participate and have a chance to win a prize. The activity clearly only activates a
very specific IT-capable participant group, mainly IT students and professionals,
and certainly not the ‘ordinary’ citizen (Baccarne et al., 2014). The living lab
also facilitates other projects related to specific problems: mobility, climate
neutrality, housing, and health (Stad Gent, n.d.).
Furthermore, co-creation in urban development partly builds on the devel-
opment following the ‘communicative turn’ in planning theory, in which schol-
ars such as Healey (2007; 1997), Forester (1999) and Innes and Booher (2010)
argued for more genuine and inclusive public participation, building on Haber-
masian norms of communicative action (Habermas, 1981). However, the ways in
which these collaborative ideas have been put into practice in urban planning
have been criticised for being ‘public support machines’ (Boonstra & Boelens,
2011, p. 104) that also exclude marginalised citizens, and it has been argued that
other forms and other conceptualisations of participation are needed. Boonstra
and Boelens argue that the main problem with participation as it has been prac-
tised since the communicative turn is that participation processes have been
initiated and controlled by public authorities, causing them to be time-
consuming, subordinated to political systems working through a decision hierar-
chy and formalised structures of influence, and affected by an insufficient distri-
bution of authority and responsibility. The end result is that these processes only
enable ‘professional citizens’ (Boonstra & Boelens, 2011, p. 106) or expert citi-
zens (Agger 2012), that is, citizens with the knowledge and resources to act
effectively within this specific framework. Hence, more spontaneous citizen
initiatives and informal solutions to problems are excluded unless other forms of
civic engagement can be enabled and included in planning processes (Boonstra
and Boelens 2011; Agger 2012).
In a related study, Horelli et al. (2015) show how self-organising citizen ini-
tiatives, ranging from spontaneous events to long-term neighbourhood develop-
ment aided by ICT, can link to formal planning institutions under the heading of
expanded urban planning. They show that self-organisation can have significant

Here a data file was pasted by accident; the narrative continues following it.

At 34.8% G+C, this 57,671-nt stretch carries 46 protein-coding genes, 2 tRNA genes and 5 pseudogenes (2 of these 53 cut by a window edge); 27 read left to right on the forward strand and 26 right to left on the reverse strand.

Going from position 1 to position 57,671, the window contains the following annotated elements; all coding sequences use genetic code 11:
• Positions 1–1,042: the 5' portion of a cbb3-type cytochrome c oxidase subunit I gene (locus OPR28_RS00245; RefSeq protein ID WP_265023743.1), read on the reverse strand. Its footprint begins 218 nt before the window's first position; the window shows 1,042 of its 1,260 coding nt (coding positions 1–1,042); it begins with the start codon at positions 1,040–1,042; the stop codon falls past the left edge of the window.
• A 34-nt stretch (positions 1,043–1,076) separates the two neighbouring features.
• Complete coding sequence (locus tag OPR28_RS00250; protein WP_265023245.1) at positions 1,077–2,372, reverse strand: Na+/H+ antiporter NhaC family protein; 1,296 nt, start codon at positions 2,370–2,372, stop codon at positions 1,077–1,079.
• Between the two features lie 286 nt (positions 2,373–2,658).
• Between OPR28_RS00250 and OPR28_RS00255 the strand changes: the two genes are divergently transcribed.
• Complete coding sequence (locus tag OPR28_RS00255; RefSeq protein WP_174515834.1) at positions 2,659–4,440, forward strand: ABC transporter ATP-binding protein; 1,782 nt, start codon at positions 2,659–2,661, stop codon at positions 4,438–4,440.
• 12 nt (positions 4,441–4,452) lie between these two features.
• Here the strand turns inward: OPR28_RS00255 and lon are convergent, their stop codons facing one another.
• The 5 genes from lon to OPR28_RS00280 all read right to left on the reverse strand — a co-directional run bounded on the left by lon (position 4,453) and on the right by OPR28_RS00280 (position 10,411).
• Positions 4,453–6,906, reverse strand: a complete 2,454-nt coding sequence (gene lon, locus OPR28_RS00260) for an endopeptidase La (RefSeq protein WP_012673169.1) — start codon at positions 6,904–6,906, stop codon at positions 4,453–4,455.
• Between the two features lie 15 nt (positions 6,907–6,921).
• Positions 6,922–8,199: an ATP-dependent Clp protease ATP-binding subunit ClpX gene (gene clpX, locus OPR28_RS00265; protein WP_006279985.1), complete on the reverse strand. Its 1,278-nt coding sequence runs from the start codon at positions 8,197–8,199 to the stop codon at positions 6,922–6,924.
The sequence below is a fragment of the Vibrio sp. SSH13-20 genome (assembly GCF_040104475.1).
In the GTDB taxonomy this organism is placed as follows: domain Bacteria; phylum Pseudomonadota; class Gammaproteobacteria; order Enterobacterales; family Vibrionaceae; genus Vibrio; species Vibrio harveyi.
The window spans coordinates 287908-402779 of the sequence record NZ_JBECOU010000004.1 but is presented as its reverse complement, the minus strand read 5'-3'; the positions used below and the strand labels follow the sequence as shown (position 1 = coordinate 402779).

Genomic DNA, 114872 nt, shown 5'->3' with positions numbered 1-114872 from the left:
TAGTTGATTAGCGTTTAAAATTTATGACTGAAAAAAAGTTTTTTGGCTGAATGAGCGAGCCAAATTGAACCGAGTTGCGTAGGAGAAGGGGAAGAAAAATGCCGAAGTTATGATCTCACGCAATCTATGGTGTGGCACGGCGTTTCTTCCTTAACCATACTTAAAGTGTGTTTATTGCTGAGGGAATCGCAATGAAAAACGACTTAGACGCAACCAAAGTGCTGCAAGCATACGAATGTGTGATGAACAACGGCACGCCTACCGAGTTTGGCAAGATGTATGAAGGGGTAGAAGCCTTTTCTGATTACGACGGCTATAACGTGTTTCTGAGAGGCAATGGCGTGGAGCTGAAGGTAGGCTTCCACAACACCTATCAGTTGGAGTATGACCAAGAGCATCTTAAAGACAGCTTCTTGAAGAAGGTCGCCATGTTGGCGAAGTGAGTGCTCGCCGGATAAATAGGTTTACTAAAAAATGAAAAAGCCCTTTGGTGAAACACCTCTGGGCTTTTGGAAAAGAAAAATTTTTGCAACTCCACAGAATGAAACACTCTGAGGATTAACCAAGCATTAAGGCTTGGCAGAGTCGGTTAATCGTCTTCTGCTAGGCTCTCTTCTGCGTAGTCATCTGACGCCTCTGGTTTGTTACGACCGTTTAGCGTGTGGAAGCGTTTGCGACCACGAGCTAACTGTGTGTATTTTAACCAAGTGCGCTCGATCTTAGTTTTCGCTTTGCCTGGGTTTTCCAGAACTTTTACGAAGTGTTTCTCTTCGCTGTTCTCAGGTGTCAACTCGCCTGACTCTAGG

and innovative impacts in urban life that activate new citizen types in urban
development. However, they also show that frail links to formal decision-makers
are a challenge for ‘participation as self-organisation’ (Horelli et al., 2015) .
It is worth noting here that the critique of how participation has been put in-
to practice in urban planning is also an expression of a theoretical tension be-
tween participatory democracy and deliberative democracy. Participatory de-
mocracy emerged in the context of struggles for civil rights, youth uprisings,
protests and so on, and was explicitly opposed to existing institutional practices.
Dorthe Hedensted Lund
Participatory democracy in the 1960s entailed an opposition to representation,
which was seen as mere delegation leading to civic apathy. Active citizenship
was a primary virtue, which was to be nourished through empowerment: giving
actual decision-making power to citizens. The political momentum for this ap-
proach to participatory democracy weakened in the late 1970s and the following
decades, but was revived in the early 2000s with a focus on participation as a
tool for citizens to gain control over the decisions affecting their lives as well as
critical awareness of their conditions (Floridia, 2017).
Deliberative democracy took shape in the early 1990s, with the contributions
of Jürgen Habermas and John Rawls providing the theoretical foundation. In
deliberative democracy it is not direct decision-making power which is the cen-
tral feature, but deliberation: the weighing of pros and cons through the ex-
change of ideas and arguments. In order for deliberation to be democratic it
needs to be inclusive, and citizens need to be free and equal. This does not ex-
clude or oppose representation. Nor does it necessarily require that citizens have
direct decision-making power, but rather that they are discursively present in the
deliberations prior to decision making and that their views and arguments are
taken into account (Floridia, 2017).
Co-creation has grown out of both perspectives and consequently has inher-
ent tensions. The social innovation literature has strong associations with partici-
patory democracy through its firm focus on social movements, civic action and
counter-hegemonic resistance, giving direct power to citizens (Moulaert et al.
2007). When public institutions attempt to colonise and harness these trends
(Gerometta et al., 2005), a power struggle breaks out between neoliberal and
participatory ideals seen from a participatory democracy perspective, while from